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Godzilla (1984)

Directed by Koji Hashimoto

Produced by Tomoyuki Tanaka

Screenplay by Shuichi Nagahara

Based on “The Resurrection of Godzilla” by Tomoyuki Tanaka

Starring: Ken Tanaka, Yasuko Sawaguchi, Yosuke Natsuki, Keiju Kobayashi, Kenpachiro Satsuma

Music by Reijiro Koroku

Cinematography: Kautami Hara

Edited by Yoshitami Kuroiwa

Release date: December 15, 1984

Running time: 103 minutes

Budget: $6.25 million

Box office: $11 million

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3 thoughts on “Godzilla (1984)

  1. Erik Willis says:

    https://youtu.be/8SAg1zUCwBc

    Awesome 90s rap song with a Godzilla theme song sample

    Erik Willis

  2. A Passionate Defense of Godzilla 1984.

    Gentleman… As a lifelong Godzilla fan I have only just discovered your podcast recently. I absolutely love it and have bing-listened, watching along where feasible, all the way up through the end of the Showa Era so far. I’ve seen all the Big G’s movies at least once over the years, but thanks to you guys I have discovered gems I never knew existed such as Frankenstein Conquers the World and War of the Gargantuas. Not the mention the avalanche of awesome behind-the-scenes details.

    My top two Godzilla movies are the original 1954 film and Shin Godzilla. I spent much of my time sprinting through the podcast in eager anticipation of your episode on my 3rd favorite, Godzilla 1984.

    Gentlemen, I say this with love and the utmost respect, but I am slack-jaw flabbergasted that neither of you seem to grasp the point of this film. That neither of you understand why the Prime Minister is crying at the end, that you would openly mock Raymond Burr’s description of Godzilla as an innocent and tragic monster, means you have both completely misunderstood a fundamental aspect of Godzilla as a character. Again, I love you guys, and I love this podcast, but I absolutely cannot believe you have watched all these films up to this point and don’t understand that Godzilla is an innocent and tragic character. I will agree the Burr speech at the end of 1985 is way too on the nose, but what it says absolute Godzilla is not only accurate, it is the very beating heart of the character. The blossoms of this sentiment are rooted deep in the 54 film.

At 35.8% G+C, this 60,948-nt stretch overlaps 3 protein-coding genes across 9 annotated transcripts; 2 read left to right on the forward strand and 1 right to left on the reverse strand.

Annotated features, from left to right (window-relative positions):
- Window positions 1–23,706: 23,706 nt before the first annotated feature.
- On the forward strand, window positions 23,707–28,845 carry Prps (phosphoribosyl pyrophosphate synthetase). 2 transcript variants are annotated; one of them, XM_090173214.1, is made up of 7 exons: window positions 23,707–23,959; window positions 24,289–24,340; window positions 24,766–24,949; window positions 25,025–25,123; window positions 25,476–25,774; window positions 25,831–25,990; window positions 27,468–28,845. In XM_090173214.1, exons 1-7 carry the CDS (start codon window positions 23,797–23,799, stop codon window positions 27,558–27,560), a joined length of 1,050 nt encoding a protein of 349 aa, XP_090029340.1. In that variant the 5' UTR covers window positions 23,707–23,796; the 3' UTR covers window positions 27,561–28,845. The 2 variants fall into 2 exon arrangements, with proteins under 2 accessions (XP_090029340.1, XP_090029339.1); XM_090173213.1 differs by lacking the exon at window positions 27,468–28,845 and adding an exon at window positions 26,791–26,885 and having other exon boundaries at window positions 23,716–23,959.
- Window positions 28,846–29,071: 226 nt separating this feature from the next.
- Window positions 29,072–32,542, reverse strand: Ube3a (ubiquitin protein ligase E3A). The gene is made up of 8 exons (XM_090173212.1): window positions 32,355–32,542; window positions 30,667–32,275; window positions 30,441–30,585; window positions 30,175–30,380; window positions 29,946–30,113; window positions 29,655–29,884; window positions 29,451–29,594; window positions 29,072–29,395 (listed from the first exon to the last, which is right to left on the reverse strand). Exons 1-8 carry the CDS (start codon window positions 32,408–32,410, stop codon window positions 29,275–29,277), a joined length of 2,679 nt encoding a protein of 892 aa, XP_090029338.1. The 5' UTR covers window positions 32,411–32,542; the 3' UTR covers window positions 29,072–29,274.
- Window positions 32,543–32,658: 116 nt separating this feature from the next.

What I’m about to summarize is so intrinsic to Japanese culture that no one involved in these movies would ever have thought to explicitly state this. It is expected to be understood on a primal level.

    Godzilla was once an innocent sea creature (and/or dinosaur) that was transformed into a monster by human technology. His murderous behavior and destructive actions are not his fault. His monstrous nature was inflicted upon him by the mistakes of mankind. His is the physical embodiment of our technological hubris. A spirit of revenge and punishment for our overreach, compelled by mother nature herself to humble us. The fact that his behavior is often inexplicable in most of the films is an implicit metaphor for the impartiality of natural disasters. You can’t negotiate with a hurricane, with a volcano, or a Godzilla. They’re gonna do what they do. The path to wisdom as puny humans is to respect that and get out of the way. In other words, it’s intentional and symbolic that Godzilla’s motives are not usually explained.

    That humans created this monster, which we must now destroy to protect ourselves, is inherently tragic. In a just world, Godzilla would be allowed to live free, and humans would learn to work around him. The fact that we must kill him proves we have learned nothing.

    This is why Dr. Yamane (The World’s Worst Paleontologist) doesn’t want them to kill Godzilla in 54, this is why the Prime Minister cries in 84, and this is why a certain 7-year-old boy cried every time Godzilla went into that volcano. Maybe one day if we are our best selves, we’ll find a way to save him.

    -Steven E. Walker
    @IrreverendW

    1. Drew Daybell says:

      Wow, thank you for this impassioned defense of the film.

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